31 04 / Checkmate Chess and Language Worksheet 2/3 Try to insert the words below into the text in the gap: Task: Checkmate 2 x en passant 4 x draw chess stalemate Gardez fool mate Note 2 x castling Conversion queen 3 x king shepherd move in passing Starting position is a draw chess international chess is a popular game played almost all over the world. So that players from different nations and origins can understand each other, some basic terms have to be the same everywhere. For example, the threat is announced with the word, and if there is no way out, an is added. There is also a word for them to announce their threat. In this case the player can (but does not have to) announce the threat. The threat to the queen is less and less announced today, but it can sometimes offer strategic advantages (e.g. to draw the opponent's attention to his threatened queen). In chess, different sequences of moves have a name, for example this. This sequence of moves represents the fastest checkmate that is possible. The so-called is also a sequence of moves with which the opposing king is captured in a few moves. In chess there is a move in which several pieces are moved. This train is called. Another specialty in chess is capturing or translating. Here a pawn who has moved two squares forward can be captured by an opposing pawn as if he had only moved one square. This right only exists immediately after the opponent has made a double move. In general, pawns should never be underestimated in chess! A farmer can become more valuable than you think. When he reaches the last space opposite his, he can be exchanged for any other piece. It does not matter whether this is already there or not. The only exception: there can never be a second! This is called. Another term that is used internationally is that. For example, a is and exists as soon as the king is not threatened, but that player can no longer make a move without being threatened. Another is when both players only play with the player or come to an agreement voluntarily after a long game. So generally defines a. So that a game of chess can be replayed or analyzed at a later point in time, every move made by the players is recorded. This is called in chess. There are also special spellings for the special trains. So 0 0 stands for the small and for the large. If a farmer is beaten, this is done in German-speaking countries with i.v. or e.p. noted. International is e.p. the standard.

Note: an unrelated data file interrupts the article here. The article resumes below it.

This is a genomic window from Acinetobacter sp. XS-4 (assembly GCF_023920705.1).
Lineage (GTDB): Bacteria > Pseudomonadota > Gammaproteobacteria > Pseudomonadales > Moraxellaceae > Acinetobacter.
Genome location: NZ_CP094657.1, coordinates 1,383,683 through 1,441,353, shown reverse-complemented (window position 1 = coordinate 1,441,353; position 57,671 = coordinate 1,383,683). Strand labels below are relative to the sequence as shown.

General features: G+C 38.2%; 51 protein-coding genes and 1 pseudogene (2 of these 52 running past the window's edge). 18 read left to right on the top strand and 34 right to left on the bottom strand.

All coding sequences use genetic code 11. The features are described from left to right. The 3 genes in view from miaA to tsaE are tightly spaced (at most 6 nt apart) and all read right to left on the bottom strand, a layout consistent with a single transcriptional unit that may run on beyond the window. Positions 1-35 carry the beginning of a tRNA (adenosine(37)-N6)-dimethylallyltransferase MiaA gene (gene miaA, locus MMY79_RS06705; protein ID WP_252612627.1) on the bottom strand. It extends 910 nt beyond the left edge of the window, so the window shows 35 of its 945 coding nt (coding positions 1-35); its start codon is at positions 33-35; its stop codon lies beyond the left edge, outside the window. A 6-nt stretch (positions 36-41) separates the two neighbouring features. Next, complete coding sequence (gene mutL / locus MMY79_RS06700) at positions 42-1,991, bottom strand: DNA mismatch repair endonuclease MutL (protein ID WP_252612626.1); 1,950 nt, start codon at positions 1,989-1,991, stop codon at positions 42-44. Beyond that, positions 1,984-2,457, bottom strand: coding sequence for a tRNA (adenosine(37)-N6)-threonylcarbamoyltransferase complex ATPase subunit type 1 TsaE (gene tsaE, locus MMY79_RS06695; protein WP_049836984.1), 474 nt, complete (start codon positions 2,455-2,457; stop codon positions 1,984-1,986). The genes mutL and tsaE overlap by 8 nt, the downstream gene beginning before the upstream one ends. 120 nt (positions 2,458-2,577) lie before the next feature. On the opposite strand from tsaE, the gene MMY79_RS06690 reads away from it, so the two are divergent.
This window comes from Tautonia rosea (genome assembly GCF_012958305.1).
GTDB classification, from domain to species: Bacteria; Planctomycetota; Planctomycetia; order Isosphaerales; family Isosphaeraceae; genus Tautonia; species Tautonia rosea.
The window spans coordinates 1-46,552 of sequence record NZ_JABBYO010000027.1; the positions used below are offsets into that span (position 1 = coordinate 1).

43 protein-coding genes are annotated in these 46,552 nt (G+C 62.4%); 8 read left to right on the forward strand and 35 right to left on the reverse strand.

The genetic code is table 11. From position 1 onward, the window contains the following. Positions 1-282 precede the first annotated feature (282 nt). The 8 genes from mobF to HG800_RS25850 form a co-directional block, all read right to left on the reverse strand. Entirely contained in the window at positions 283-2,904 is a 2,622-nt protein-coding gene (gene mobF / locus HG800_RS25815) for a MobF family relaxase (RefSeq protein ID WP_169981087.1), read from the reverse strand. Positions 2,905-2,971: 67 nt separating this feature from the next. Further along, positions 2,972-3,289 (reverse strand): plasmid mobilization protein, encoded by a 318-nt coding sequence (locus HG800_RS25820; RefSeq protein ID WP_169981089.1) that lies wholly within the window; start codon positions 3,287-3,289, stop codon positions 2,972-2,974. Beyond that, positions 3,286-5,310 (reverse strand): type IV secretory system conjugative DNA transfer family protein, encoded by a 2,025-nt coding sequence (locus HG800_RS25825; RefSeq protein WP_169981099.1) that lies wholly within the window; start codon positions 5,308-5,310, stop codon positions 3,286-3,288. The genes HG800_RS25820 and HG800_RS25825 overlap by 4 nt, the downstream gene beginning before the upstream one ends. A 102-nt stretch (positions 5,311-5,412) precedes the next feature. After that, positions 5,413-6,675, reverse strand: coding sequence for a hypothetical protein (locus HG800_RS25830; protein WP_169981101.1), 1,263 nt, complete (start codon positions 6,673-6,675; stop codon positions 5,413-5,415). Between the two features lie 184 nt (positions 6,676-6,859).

32 04 / Checkmate Chess and Language Solution 3/3 Solution: Chess is a popular game that is played almost all over the world. So that players from different nations and origins can understand each other, some basic terms have to be the same everywhere. For example, the threat to the king is announced with the word chess, and if there is no way out, a checkmate is added. There is also a word for the lady to announce her threat. In this case the player can (but does not have to) announce the threat with Gardez. The threat to the queen is less and less announced today, but it can sometimes offer strategic advantages (e.g. to draw the opponent's attention to his threatened queen). In chess, different sequences of moves have a name, for example the fool's mate. This sequence of moves represents the fastest mate that is ever possible. The so-called shepherd move is also a sequence of moves with which the opposing king is defeated in a few moves. In chess there is a move in which several pieces are moved. This move is called castling. Another specialty in chess is capturing en passant or translated in passing. Here a pawn who has moved two squares forward can be captured by an opposing pawn as if he had only moved one square. This right only exists immediately after the opponent has made a double move. In general, pawns should never be underestimated in chess! A farmer can become more valuable than you think. When he reaches the last square opposite his starting position, he can be exchanged for any other piece. It does not matter whether this is already there or not. The only exception: there can never be a second king! This is called conversion. Another term that is used internationally is the draw. For example, a stalemate is a draw and exists as soon as the king is not threatened, but that player cannot make a move without being threatened. Another draw occurs when both players only play with the king or come to an agreement voluntarily after a long game. Generally speaking, a draw defines a tie. So that a game of chess can be replayed or analyzed at a later point in time, every move made by the players is recorded. This is called noting in chess. There are also special spellings for the special trains. So 0 0 stands for small and large castling. If a farmer is beaten en passant, this is done in German-speaking countries with i.v. or e.p. noted. International is e.p. the standard.